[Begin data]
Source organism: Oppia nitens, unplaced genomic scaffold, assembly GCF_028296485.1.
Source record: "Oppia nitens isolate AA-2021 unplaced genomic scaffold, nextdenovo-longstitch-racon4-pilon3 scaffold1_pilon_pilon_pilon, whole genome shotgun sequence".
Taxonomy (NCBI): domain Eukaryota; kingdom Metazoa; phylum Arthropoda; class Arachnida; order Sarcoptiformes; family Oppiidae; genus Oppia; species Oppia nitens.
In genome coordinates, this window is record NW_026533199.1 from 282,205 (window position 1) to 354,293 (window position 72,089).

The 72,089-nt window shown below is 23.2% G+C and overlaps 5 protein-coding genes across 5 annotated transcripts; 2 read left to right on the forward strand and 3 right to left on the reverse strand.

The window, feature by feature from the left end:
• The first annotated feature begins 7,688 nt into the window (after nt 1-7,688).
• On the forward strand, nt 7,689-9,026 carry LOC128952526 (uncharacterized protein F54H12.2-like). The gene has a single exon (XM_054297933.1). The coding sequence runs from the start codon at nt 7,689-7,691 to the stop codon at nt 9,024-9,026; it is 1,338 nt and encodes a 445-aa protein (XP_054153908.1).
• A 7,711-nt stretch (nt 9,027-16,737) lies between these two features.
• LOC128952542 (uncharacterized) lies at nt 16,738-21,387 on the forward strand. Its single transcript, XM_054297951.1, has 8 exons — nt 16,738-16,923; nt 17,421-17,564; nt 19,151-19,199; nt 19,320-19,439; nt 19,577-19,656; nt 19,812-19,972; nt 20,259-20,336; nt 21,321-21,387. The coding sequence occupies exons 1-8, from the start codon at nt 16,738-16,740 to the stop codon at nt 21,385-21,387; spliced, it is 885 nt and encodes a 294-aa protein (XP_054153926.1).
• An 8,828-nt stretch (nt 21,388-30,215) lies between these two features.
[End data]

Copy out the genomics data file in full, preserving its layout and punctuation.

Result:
Source organism: Oppia nitens, unplaced genomic scaffold, assembly GCF_028296485.1.
Source record: "Oppia nitens isolate AA-2021 unplaced genomic scaffold, nextdenovo-longstitch-racon4-pilon3 scaffold1_pilon_pilon_pilon, whole genome shotgun sequence".
Taxonomy (NCBI): domain Eukaryota; kingdom Metazoa; phylum Arthropoda; class Arachnida; order Sarcoptiformes; family Oppiidae; genus Oppia; species Oppia nitens.
In genome coordinates, this window is record NW_026533199.1 from 282,205 (window position 1) to 354,293 (window position 72,089).

The 72,089-nt window shown below is 23.2% G+C and overlaps 5 protein-coding genes across 5 annotated transcripts; 2 read left to right on the forward strand and 3 right to left on the reverse strand.

The window, feature by feature from the left end:
• The first annotated feature begins 7,688 nt into the window (after nt 1-7,688).
• On the forward strand, nt 7,689-9,026 carry LOC128952526 (uncharacterized protein F54H12.2-like). The gene has a single exon (XM_054297933.1). The coding sequence runs from the start codon at nt 7,689-7,691 to the stop codon at nt 9,024-9,026; it is 1,338 nt and encodes a 445-aa protein (XP_054153908.1).
• A 7,711-nt stretch (nt 9,027-16,737) lies between these two features.
• LOC128952542 (uncharacterized) lies at nt 16,738-21,387 on the forward strand. Its single transcript, XM_054297951.1, has 8 exons — nt 16,738-16,923; nt 17,421-17,564; nt 19,151-19,199; nt 19,320-19,439; nt 19,577-19,656; nt 19,812-19,972; nt 20,259-20,336; nt 21,321-21,387. The coding sequence occupies exons 1-8, from the start codon at nt 16,738-16,740 to the stop codon at nt 21,385-21,387; spliced, it is 885 nt and encodes a 294-aa protein (XP_054153926.1).
• An 8,828-nt stretch (nt 21,388-30,215) lies between these two features.